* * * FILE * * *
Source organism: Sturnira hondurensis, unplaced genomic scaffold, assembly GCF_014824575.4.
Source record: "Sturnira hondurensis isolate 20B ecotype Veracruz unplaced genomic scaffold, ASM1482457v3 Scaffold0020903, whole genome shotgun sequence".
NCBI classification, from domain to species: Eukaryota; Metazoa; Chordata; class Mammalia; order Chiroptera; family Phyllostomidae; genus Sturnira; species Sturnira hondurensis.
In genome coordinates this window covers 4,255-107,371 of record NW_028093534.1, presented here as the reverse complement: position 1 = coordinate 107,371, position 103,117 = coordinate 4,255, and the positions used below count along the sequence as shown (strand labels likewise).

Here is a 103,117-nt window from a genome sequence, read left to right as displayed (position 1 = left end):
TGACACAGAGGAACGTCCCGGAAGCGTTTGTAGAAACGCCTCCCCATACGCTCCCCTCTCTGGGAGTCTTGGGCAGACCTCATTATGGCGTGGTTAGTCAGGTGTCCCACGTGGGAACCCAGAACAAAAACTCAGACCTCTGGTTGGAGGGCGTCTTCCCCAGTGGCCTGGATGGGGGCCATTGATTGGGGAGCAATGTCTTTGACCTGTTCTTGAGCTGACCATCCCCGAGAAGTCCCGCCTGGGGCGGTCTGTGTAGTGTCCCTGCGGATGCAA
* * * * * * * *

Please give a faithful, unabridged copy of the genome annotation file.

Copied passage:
Source organism: Sturnira hondurensis, unplaced genomic scaffold, assembly GCF_014824575.4.
Source record: "Sturnira hondurensis isolate 20B ecotype Veracruz unplaced genomic scaffold, ASM1482457v3 Scaffold0020903, whole genome shotgun sequence".
NCBI classification, from domain to species: Eukaryota; Metazoa; Chordata; class Mammalia; order Chiroptera; family Phyllostomidae; genus Sturnira; species Sturnira hondurensis.
In genome coordinates this window covers 4,255-107,371 of record NW_028093534.1, presented here as the reverse complement: position 1 = coordinate 107,371, position 103,117 = coordinate 4,255, and the positions used below count along the sequence as shown (strand labels likewise).

Here is a 103,117-nt window from a genome sequence, read left to right as displayed (position 1 = left end):
TGACACAGAGGAACGTCCCGGAAGCGTTTGTAGAAACGCCTCCCCATACGCTCCCCTCTCTGGGAGTCTTGGGCAGACCTCATTATGGCGTGGTTAGTCAGGTGTCCCACGTGGGAACCCAGAACAAAAACTCAGACCTCTGGTTGGAGGGCGTCTTCCCCAGTGGCCTGGATGGGGGCCATTGATTGGGGAGCAATGTCTTTGACCTGTTCTTGAGCTGACCATCCCCGAGAAGTCCCGCCTGGGGCGGTCTGTGTAGTGTCCCTGCGGATGCAA